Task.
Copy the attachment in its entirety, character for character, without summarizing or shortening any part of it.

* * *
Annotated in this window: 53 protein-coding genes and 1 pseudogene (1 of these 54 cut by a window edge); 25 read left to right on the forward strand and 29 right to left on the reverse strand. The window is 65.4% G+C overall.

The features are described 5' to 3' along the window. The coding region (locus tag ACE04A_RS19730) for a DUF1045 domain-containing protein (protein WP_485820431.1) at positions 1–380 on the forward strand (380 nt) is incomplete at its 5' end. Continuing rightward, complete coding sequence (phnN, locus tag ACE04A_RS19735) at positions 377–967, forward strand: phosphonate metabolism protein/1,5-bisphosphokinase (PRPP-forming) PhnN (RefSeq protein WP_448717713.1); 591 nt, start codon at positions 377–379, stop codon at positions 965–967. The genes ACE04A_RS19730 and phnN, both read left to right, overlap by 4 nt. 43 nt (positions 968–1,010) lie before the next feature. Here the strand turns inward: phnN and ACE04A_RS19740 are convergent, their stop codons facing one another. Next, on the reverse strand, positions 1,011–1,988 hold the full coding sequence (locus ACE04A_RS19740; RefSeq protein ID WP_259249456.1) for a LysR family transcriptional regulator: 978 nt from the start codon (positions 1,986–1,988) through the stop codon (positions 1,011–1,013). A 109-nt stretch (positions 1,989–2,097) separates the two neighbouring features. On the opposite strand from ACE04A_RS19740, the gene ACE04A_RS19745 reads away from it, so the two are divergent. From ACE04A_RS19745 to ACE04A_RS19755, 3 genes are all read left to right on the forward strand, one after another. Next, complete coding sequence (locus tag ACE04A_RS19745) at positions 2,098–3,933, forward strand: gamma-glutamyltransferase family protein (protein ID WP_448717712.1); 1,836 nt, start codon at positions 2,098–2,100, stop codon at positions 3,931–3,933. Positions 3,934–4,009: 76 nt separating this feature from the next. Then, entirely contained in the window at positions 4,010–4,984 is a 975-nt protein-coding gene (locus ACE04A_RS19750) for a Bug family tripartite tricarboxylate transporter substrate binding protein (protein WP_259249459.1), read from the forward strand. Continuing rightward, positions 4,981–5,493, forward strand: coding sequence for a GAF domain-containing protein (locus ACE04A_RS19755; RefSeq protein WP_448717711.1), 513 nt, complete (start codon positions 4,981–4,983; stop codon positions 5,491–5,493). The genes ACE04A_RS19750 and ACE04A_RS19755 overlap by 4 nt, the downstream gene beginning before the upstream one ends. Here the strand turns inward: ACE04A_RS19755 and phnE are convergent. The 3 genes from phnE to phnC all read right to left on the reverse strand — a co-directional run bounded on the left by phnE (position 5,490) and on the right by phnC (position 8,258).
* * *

Annotated in this window: 53 protein-coding genes and 1 pseudogene (1 of these 54 cut by a window edge); 25 read left to right on the forward strand and 29 right to left on the reverse strand. The window is 65.4% G+C overall.

The features are described 5' to 3' along the window. The coding region (locus tag ACE04A_RS19730) for a DUF1045 domain-containing protein (protein WP_485820431.1) at positions 1–380 on the forward strand (380 nt) is incomplete at its 5' end. Continuing rightward, complete coding sequence (phnN, locus tag ACE04A_RS19735) at positions 377–967, forward strand: phosphonate metabolism protein/1,5-bisphosphokinase (PRPP-forming) PhnN (RefSeq protein WP_448717713.1); 591 nt, start codon at positions 377–379, stop codon at positions 965–967. The genes ACE04A_RS19730 and phnN, both read left to right, overlap by 4 nt. 43 nt (positions 968–1,010) lie before the next feature. Here the strand turns inward: phnN and ACE04A_RS19740 are convergent, their stop codons facing one another. Next, on the reverse strand, positions 1,011–1,988 hold the full coding sequence (locus ACE04A_RS19740; RefSeq protein ID WP_259249456.1) for a LysR family transcriptional regulator: 978 nt from the start codon (positions 1,986–1,988) through the stop codon (positions 1,011–1,013). A 109-nt stretch (positions 1,989–2,097) separates the two neighbouring features. On the opposite strand from ACE04A_RS19740, the gene ACE04A_RS19745 reads away from it, so the two are divergent. From ACE04A_RS19745 to ACE04A_RS19755, 3 genes are all read left to right on the forward strand, one after another. Next, complete coding sequence (locus tag ACE04A_RS19745) at positions 2,098–3,933, forward strand: gamma-glutamyltransferase family protein (protein ID WP_448717712.1); 1,836 nt, start codon at positions 2,098–2,100, stop codon at positions 3,931–3,933. Positions 3,934–4,009: 76 nt separating this feature from the next. Then, entirely contained in the window at positions 4,010–4,984 is a 975-nt protein-coding gene (locus ACE04A_RS19750) for a Bug family tripartite tricarboxylate transporter substrate binding protein (protein WP_259249459.1), read from the forward strand. Continuing rightward, positions 4,981–5,493, forward strand: coding sequence for a GAF domain-containing protein (locus ACE04A_RS19755; RefSeq protein WP_448717711.1), 513 nt, complete (start codon positions 4,981–4,983; stop codon positions 5,491–5,493). The genes ACE04A_RS19750 and ACE04A_RS19755 overlap by 4 nt, the downstream gene beginning before the upstream one ends. Here the strand turns inward: ACE04A_RS19755 and phnE are convergent. The 3 genes from phnE to phnC all read right to left on the reverse strand — a co-directional run bounded on the left by phnE (position 5,490) and on the right by phnC (position 8,258).